Territories, Census Metropolitan Areas and Census Agglomerations, 2006 Census - 20% Sample Data
Age groups (9) = Total - Age groups
Sex (3) = Total - Sex
Visible minority groups (15)
Total - Population by visible minority groups
Total visible minority population [5]
Not a visible minority [11]
Total - Generation status
1st generation
2nd generation
3rd generation or more
25664220
6124565
4006420
15533240
3922700
3273070
551740
97890
21741525
2851490
3454685
15435350
0 How is visible minority defined?
0 Are aboriginals among the visible minority in Canada?
Statistics are about definitions
http://www.statcan.gc.ca/concepts/definitions/minority-minorite1-eng.htm
Statistics involve classifications
0 Some classifications are based on standards
0 Standard Geography classifications
0 North American Industrial Classification System (NAICS)
0 International Classification of Diseases (ICD)
0 Others are based on convention or practice
0 Classifications involve categories
0 Sex (Total, Male, Female)
0 Age groups
0 Classifications are shaped by their definitions
0 Codebook
0 User’s Guide
0 Data Dictionary
0 Survey questionnaires
0 Instructions to interviewers
Statistical Literacy:
Hands-On
Geography:
Unit of measure:
Variables:
Average tuition;
Full-time students;
Discipline;
Province;
Rows:
16 disciplines
Columns:
years
Cells:
Average tuition fees
Write out a statement comparing the number of
days spent freshwater fishing versus saltwater
fishing.
http://www.census.gov/prod/2008pubs/fhw06-qkfact.pdf
1. “There were 433 million freshwater fishing days and 86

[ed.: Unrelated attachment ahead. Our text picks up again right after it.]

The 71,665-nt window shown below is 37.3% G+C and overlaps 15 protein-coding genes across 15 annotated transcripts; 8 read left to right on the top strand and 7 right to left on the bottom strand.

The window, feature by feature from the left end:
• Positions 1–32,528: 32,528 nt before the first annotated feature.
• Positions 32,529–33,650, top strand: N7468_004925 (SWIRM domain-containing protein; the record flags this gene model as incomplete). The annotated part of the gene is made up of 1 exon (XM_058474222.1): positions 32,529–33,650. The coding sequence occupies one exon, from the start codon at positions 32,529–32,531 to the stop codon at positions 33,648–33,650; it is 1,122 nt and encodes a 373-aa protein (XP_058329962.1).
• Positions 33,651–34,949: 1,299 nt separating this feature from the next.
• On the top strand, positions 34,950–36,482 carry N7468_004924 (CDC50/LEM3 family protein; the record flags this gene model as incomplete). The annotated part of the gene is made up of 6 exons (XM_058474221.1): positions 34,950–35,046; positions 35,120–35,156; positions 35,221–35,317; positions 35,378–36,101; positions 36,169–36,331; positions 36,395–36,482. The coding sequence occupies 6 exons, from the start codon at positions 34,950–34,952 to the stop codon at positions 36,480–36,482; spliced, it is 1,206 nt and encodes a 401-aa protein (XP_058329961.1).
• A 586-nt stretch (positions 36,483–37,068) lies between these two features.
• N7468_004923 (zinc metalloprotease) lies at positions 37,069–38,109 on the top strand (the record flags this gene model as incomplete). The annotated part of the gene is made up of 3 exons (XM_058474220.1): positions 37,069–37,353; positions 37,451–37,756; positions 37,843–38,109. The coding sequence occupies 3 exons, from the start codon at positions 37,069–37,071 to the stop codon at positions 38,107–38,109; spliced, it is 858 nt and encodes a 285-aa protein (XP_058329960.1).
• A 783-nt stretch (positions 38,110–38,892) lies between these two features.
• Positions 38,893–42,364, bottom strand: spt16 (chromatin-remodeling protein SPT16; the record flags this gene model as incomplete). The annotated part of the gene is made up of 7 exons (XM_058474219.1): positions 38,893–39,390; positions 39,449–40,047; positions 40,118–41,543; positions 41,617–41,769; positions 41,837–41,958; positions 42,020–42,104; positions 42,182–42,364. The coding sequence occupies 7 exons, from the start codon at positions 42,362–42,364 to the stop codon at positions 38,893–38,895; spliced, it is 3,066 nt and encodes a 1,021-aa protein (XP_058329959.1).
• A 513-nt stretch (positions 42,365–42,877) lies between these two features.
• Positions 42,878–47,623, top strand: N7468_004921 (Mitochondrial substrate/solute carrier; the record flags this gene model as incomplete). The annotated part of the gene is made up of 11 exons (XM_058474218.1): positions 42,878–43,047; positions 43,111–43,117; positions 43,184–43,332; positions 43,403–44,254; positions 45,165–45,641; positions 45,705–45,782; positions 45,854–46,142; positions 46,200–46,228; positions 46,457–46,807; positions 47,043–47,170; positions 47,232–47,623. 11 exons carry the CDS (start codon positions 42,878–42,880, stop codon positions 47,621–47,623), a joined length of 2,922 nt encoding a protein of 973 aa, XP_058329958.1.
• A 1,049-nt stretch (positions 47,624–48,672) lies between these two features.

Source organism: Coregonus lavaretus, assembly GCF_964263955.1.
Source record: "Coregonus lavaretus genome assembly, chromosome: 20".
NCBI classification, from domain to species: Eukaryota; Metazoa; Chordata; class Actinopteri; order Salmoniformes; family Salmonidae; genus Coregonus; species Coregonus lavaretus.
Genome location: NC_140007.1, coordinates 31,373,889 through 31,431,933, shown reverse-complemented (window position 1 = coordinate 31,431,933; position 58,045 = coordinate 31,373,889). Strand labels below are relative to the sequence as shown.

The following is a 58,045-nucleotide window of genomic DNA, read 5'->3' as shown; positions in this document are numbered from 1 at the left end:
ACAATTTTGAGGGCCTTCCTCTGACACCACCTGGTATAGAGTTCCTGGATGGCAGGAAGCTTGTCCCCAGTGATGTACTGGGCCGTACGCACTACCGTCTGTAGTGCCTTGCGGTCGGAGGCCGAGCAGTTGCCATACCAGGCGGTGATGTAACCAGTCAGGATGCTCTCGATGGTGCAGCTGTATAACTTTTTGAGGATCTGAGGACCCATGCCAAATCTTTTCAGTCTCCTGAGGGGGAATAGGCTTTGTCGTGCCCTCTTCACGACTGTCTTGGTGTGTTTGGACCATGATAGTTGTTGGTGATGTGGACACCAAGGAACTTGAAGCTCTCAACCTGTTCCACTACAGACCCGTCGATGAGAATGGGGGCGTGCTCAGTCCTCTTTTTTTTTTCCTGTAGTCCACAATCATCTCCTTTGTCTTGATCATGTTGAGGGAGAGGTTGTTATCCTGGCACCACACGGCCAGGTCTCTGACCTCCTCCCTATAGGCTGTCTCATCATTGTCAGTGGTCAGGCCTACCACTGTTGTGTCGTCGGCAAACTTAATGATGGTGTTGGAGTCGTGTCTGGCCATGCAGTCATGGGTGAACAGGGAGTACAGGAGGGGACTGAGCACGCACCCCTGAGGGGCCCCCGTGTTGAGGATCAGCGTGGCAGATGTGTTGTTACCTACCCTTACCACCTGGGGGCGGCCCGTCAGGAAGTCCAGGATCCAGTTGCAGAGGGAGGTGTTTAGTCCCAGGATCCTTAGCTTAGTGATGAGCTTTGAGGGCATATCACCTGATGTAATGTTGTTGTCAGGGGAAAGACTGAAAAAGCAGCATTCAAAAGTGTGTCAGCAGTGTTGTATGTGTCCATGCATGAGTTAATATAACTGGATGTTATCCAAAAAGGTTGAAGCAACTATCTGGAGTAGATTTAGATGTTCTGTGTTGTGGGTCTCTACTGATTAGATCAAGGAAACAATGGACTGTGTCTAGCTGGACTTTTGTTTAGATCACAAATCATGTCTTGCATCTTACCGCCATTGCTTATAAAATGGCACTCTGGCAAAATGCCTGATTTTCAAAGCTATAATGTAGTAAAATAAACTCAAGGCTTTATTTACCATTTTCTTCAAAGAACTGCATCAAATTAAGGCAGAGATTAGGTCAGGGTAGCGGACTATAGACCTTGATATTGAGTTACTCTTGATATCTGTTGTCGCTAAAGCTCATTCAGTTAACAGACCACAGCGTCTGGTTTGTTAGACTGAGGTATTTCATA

million saltwater fishing days.”
2. “There were more freshwater fishing days than saltwater
fishing days.”
3. “The number of freshwater fishing days are 5 times more
than the number of saltwater fishing days.”
What percentage of Great Lakes anglers fished for
perch?
1.
2.
2%
36% OR 40%
(0.5 million/1.4 million) OR
(.02/.05 = .4)
0
The percentages
provided in the table do
not match the
percentage requested in
the question.
0
“36% of all Great Lakes
anglers fish for perch
and 2% of all anglers fish
the Great Lakes for
perch.”
http://www.census.gov/prod/2008pubs/fhw06-qkfact.pdf
How many bird watchers participate in that
activity both around the home and away from
home?
0 Bird watching around
the home and bird
watching away from
home are not mutually
exclusive activities.
0 Answer: 41.8 + 19.9 –
47.7 = 14 million
http://www.census.gov/prod/2008pubs/fhw06-qkfact.pdf
Isaacson, M. (2012). Lost: Assessing student basic survival skills in the statistical wilderness using real data
Reference
Desk
Office
Total
2009-10
5753
200
5953
2010-11
5556
1000
6556
2011-12
4123
929
5052
2012-13
2706
2008
4714
2013-14
2059
1998
4057
```